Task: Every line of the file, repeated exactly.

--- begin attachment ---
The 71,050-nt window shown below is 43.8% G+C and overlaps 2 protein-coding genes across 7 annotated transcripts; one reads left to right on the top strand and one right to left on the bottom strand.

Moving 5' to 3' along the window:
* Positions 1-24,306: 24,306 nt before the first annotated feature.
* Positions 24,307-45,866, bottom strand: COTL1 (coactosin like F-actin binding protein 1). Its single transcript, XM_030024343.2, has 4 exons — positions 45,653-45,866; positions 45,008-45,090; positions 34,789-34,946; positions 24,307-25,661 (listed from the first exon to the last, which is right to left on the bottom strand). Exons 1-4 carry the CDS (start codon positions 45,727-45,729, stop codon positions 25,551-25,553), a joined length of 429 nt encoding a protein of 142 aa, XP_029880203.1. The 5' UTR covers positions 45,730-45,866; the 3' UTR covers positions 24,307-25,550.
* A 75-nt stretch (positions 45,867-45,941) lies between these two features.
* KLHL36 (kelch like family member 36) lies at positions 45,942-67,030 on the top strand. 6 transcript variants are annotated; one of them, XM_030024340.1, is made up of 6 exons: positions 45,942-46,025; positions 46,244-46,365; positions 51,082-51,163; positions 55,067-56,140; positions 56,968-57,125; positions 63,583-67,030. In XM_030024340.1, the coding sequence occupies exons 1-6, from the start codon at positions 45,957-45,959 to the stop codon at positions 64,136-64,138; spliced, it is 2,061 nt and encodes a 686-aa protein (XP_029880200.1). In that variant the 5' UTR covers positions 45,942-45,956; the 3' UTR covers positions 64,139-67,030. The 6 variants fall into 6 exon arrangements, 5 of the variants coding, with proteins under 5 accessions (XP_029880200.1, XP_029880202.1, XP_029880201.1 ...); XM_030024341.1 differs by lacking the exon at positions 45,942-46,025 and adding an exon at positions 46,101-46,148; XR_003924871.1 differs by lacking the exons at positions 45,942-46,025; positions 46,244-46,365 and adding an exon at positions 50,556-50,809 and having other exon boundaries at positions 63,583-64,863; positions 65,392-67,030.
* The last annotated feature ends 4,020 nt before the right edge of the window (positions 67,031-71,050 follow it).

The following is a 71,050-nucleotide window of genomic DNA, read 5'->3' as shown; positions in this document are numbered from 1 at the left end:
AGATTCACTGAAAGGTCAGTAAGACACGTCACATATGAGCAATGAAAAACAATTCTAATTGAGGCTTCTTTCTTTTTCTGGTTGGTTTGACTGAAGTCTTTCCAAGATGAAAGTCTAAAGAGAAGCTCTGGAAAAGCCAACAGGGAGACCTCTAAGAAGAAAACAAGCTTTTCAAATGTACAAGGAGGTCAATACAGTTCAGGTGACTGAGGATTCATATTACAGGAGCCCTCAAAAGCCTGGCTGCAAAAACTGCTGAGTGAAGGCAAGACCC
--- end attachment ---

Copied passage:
The 71,050-nt window shown below is 43.8% G+C and overlaps 2 protein-coding genes across 7 annotated transcripts; one reads left to right on the top strand and one right to left on the bottom strand.

Moving 5' to 3' along the window:
* Positions 1-24,306: 24,306 nt before the first annotated feature.
* Positions 24,307-45,866, bottom strand: COTL1 (coactosin like F-actin binding protein 1). Its single transcript, XM_030024343.2, has 4 exons — positions 45,653-45,866; positions 45,008-45,090; positions 34,789-34,946; positions 24,307-25,661 (listed from the first exon to the last, which is right to left on the bottom strand). Exons 1-4 carry the CDS (start codon positions 45,727-45,729, stop codon positions 25,551-25,553), a joined length of 429 nt encoding a protein of 142 aa, XP_029880203.1. The 5' UTR covers positions 45,730-45,866; the 3' UTR covers positions 24,307-25,550.
* A 75-nt stretch (positions 45,867-45,941) lies between these two features.
* KLHL36 (kelch like family member 36) lies at positions 45,942-67,030 on the top strand. 6 transcript variants are annotated; one of them, XM_030024340.1, is made up of 6 exons: positions 45,942-46,025; positions 46,244-46,365; positions 51,082-51,163; positions 55,067-56,140; positions 56,968-57,125; positions 63,583-67,030. In XM_030024340.1, the coding sequence occupies exons 1-6, from the start codon at positions 45,957-45,959 to the stop codon at positions 64,136-64,138; spliced, it is 2,061 nt and encodes a 686-aa protein (XP_029880200.1). In that variant the 5' UTR covers positions 45,942-45,956; the 3' UTR covers positions 64,139-67,030. The 6 variants fall into 6 exon arrangements, 5 of the variants coding, with proteins under 5 accessions (XP_029880200.1, XP_029880202.1, XP_029880201.1 ...); XM_030024341.1 differs by lacking the exon at positions 45,942-46,025 and adding an exon at positions 46,101-46,148; XR_003924871.1 differs by lacking the exons at positions 45,942-46,025; positions 46,244-46,365 and adding an exon at positions 50,556-50,809 and having other exon boundaries at positions 63,583-64,863; positions 65,392-67,030.
* The last annotated feature ends 4,020 nt before the right edge of the window (positions 67,031-71,050 follow it).

The following is a 71,050-nucleotide window of genomic DNA, read 5'->3' as shown; positions in this document are numbered from 1 at the left end:
AGATTCACTGAAAGGTCAGTAAGACACGTCACATATGAGCAATGAAAAACAATTCTAATTGAGGCTTCTTTCTTTTTCTGGTTGGTTTGACTGAAGTCTTTCCAAGATGAAAGTCTAAAGAGAAGCTCTGGAAAAGCCAACAGGGAGACCTCTAAGAAGAAAACAAGCTTTTCAAATGTACAAGGAGGTCAATACAGTTCAGGTGACTGAGGATTCATATTACAGGAGCCCTCAAAAGCCTGGCTGCAAAAACTGCTGAGTGAAGGCAAGACCC